Antonio Freeman: Give Toughness Edge To Favre Over Rodgers

At 4-6, Green Bay’s season seemed over. Eight straight wins later, however, the Packers are one win away from the Super Bowl.

What changed, you ask? It’s simple: The Packers have overcome injuries better than any team in football.

“When I look back at the Packers’ last four seasons, it’s always been injuries,” former Green Bay receiver Antonio Freeman said on CBS Sports Radio’s The Doug Gottlieb Show. “This year, it was no different. You start off losing Eddie Lacy. Then you lose his backup, James Starks. Then you’re making a trade for Knile Davis in the middle of the season. That doesn’t work out. Then comes Ty Montgomery, a guy that was inserted, looking forward to the opportunity, and turned out to be just what the Packers needed.”

Montgomery, 23, rushed for 457 yards and three touchdowns and caught 44 balls for 348 yards this year, with most of that damage coming after Week 6. Montgomery has been solid in the postseason as well, rushing 22 times for 74 yards (3.4 yards per carry) and two touchdowns, while also hauling in nine receptions for 75 yards,

“Then they’re able to go out and get Christine Michael as a reserve backup as well,” Freeman said. “So overcoming injuries – this team has overcome injuries as (well) as any team in the league, and now you look at Jordy Nelson being injured. Last week, having to go on the road in a huge game against Dallas, and now you’re relying on young guys like Geronimo Alison, Randall Cobb, and it just shows. A new guy just shows up.”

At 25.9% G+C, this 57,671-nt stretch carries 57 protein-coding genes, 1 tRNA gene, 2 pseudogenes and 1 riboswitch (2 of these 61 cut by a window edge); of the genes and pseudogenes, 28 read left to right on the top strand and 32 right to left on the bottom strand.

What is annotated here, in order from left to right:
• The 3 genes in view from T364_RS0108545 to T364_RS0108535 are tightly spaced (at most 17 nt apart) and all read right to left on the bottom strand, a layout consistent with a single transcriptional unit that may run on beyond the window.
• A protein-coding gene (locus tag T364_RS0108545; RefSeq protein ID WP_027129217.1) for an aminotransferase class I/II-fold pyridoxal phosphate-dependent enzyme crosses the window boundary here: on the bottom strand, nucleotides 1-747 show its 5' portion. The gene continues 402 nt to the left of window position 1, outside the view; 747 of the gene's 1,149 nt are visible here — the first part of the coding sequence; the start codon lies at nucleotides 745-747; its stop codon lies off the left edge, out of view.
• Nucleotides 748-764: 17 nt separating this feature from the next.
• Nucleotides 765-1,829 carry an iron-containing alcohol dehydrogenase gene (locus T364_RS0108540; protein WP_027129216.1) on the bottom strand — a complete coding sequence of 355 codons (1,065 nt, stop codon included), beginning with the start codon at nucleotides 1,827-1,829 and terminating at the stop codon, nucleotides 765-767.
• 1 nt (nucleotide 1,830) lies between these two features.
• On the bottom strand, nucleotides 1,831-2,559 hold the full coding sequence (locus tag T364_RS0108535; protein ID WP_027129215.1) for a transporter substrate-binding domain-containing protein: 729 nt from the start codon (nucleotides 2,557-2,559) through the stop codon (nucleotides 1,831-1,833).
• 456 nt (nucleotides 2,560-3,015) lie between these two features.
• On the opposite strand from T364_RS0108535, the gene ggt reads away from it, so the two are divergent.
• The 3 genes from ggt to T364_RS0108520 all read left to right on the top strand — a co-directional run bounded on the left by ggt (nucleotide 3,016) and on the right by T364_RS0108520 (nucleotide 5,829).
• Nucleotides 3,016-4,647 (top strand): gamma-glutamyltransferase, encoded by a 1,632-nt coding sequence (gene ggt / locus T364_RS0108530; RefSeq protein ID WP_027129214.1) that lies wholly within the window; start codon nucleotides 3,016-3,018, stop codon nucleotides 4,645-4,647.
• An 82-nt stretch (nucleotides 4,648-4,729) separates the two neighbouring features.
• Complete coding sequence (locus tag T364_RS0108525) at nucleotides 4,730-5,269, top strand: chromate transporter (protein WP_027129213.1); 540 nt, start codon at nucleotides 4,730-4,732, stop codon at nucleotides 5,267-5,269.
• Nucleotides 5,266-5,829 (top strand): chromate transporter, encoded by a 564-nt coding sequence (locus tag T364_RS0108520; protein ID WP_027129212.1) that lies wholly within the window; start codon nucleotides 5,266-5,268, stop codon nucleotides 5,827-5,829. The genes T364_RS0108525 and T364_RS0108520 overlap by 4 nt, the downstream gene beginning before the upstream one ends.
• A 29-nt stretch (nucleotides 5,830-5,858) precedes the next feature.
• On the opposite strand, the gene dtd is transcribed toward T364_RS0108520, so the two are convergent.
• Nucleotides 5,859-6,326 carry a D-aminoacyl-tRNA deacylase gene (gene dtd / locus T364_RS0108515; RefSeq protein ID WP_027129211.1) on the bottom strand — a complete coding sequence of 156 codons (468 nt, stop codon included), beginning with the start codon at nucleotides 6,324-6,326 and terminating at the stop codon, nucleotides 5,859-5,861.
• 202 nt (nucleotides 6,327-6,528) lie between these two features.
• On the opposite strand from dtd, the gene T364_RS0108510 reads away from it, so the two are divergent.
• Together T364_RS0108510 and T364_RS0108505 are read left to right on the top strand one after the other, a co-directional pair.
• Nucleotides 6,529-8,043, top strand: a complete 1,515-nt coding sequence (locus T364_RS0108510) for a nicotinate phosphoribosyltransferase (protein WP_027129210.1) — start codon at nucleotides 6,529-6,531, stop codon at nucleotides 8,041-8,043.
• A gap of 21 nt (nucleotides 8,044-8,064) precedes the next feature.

Allison and Cobb combined for 10 catches for 106 yards in Green Bay’s 34-31 over Dallas on Sunday. Jared Cook, meanwhile, had six catches for 103 yards and a touchdown. He also had clutch reception that set up Mason Crosby’s game-winning field goal.

“I’ve been waiting for him to come around all year, and over the last six weeks, I’ve watched Jared Cook become more of a factor in this offense,” Freeman said. “That’s what they’re going to need if they’re going to go all the way with this thing: contributions from everybody across the board.”

Freeman, 44, played for the Packers from 1995-2001 and again in 2003. He helped Green Bay to a 35-21 win over New England in Super Bowl XXXI. He’s a Packer through and through – which is why Doug Gottlieb made him compare Brett Favre and Aaron Rodgers.

Freeman gave Favre the nod with arm strength and Rodgers the nod with accuracy, but the issue of toughness made him pause.

“That’s a tough one,” Freeman said. “I’d give toughness to Favre. Rodgers has a different type of toughness. His toughness is mental. Anytime you tell people to r-e-l-a-x and you tell people, ‘Hey, we got to run the table,’ that’s a different type of toughness. So they both had it, but I’m going to go Favre.”

Freeman also gave Favre the edge in leadership and football IQ but gave Rodgers the edge in athleticism. He also clarified that giving Favre a slight edge in a certain category isn’t a knock on Rodgers. There could also be some bias – or just personal experience – at play.

“I was in the huddle with Favre, so I watched his leadership,” Freeman said. “I was a part of it and I witnessed it. I’m not in the huddle with Rodgers.”

Freeman did say, though, that Rodgers takes better care of the ball.

“Instead of taking a sack, which we’ve seen Rodgers settle on, Favre tried to make the play and the play often turned into an interception,” Freeman said. “I know the IQ was there, I know what the intent was, but there’s many things that can break down a play and cause a turnover. You’re seeing Aaron Rodgers and that offensive line (giving him) sometimes seven to nine seconds to find a receiver down the field. That’s irreplaceable to have that offensive line protect the way they’re protecting for Aaron Rodgers.”

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